Verbum et Ecclesia
versão On-line ISSN 1609-9982
MARASHE, Joel. The African traditional religious landscape: An examination of the role of traditional leaders in the fight against HIV and AIDS in Chipinge, Zimbabwe. Verbum Eccles. (Online) [online]. 2014, vol.35, n.1, pp. 1-8. ISSN 1609-9982.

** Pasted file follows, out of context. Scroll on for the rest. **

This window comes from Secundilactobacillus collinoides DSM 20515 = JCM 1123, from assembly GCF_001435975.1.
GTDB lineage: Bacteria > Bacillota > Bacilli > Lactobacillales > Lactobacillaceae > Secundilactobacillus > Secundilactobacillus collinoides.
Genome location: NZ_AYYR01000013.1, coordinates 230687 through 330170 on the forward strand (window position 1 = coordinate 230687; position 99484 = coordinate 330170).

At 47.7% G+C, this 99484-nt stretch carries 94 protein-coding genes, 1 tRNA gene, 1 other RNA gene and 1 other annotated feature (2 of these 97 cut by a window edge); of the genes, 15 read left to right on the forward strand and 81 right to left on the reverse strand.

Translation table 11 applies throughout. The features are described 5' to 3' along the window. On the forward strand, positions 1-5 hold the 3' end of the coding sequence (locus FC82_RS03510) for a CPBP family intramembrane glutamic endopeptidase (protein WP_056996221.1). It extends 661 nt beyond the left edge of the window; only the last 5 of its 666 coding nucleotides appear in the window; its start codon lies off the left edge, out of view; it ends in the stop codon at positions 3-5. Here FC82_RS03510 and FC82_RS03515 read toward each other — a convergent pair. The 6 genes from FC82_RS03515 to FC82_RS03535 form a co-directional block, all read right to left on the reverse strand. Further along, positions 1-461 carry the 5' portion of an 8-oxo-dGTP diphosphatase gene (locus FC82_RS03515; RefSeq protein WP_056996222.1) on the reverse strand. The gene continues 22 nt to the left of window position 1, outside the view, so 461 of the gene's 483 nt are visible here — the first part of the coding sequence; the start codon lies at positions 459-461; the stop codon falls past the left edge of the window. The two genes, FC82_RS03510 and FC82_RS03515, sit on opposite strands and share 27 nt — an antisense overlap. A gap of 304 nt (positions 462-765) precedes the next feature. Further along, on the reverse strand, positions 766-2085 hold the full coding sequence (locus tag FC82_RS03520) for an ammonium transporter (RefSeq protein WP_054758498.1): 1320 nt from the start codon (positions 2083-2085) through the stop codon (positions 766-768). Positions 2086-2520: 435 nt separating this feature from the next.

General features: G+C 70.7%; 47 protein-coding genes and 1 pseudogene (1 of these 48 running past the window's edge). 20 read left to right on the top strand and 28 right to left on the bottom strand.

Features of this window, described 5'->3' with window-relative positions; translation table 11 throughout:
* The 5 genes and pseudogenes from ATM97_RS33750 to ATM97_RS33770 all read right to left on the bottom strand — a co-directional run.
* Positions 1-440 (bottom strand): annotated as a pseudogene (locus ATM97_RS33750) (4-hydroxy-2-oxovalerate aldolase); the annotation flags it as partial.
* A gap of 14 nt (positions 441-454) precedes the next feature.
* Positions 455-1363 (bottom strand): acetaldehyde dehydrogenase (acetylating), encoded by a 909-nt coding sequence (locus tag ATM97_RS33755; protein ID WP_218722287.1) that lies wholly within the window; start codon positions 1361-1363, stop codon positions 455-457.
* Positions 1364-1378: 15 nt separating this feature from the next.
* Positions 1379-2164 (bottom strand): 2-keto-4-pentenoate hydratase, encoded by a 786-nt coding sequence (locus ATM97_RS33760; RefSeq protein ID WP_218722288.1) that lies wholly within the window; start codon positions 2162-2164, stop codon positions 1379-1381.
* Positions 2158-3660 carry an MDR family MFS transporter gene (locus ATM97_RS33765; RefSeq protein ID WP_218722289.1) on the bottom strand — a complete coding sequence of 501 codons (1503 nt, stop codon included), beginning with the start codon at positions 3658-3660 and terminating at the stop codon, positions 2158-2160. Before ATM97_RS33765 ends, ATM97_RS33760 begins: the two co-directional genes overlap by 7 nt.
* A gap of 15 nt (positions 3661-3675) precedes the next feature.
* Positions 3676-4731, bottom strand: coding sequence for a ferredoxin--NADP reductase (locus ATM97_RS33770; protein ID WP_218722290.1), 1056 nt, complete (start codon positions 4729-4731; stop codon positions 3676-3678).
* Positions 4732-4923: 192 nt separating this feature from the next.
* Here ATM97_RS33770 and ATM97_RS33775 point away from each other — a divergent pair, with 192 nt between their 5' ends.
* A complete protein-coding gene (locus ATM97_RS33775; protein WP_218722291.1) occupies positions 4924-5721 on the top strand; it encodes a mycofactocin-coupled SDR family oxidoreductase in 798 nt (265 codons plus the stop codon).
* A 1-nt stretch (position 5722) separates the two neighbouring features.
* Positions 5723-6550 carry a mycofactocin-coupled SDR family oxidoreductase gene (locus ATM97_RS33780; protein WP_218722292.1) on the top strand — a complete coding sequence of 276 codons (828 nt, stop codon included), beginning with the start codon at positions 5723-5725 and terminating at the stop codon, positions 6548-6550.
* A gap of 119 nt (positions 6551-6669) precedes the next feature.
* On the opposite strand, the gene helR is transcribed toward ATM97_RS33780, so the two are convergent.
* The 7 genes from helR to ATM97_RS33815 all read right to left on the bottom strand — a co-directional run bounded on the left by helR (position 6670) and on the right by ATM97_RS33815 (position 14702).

This study examines the role of traditional leaders, as custodians of culture, in the fight against infection with the HI virus and the AIDS pandemic in the Chipinge District of Zimbabwe. The research aims to assess traditional leaders' knowledge of HIV and AIDS and its causes. It also examines some traditional practices to determine whether they expose people to HIV and AIDS, and it evaluates the traditional leaders' roles in curbing the pandemic. From a phenomenological standpoint - and grounded in the African traditional religious landscape -the study uses a survey research design. A convenient sample of 18 participants for the study consisted of 3 chiefs and 5 headmen who completed a questionnaire as well as 5 village heads and 5 elders who were interviewed and involved in four focus-group discussions (FGDs) that provided a variety of insightful information. The study identifies promiscuity as a major cause of HIV infection in communities. The results show that traditional leaders discourage barika and kuputsa as being harmful traditional marriage practices. Furthermore, the study indicates that traditional leaders encourage behavioural change amongst the youth and adults alike to curb the spread of HIV and that the pandemic could possibly be contained if government fully empowered the traditional leaders. The research has value in attempting to minimise the spread of HIV if communities discontinue harmful cultural practices. Therefore, donor agencies involved in intervention projects concerning the HIV and AIDS pandemic and government should work closely with traditional leaders who wield considerable power in areas under their jurisdiction to arrest the spread of the HIV and AIDS pandemic in the Chipinge district in Zimbabwe.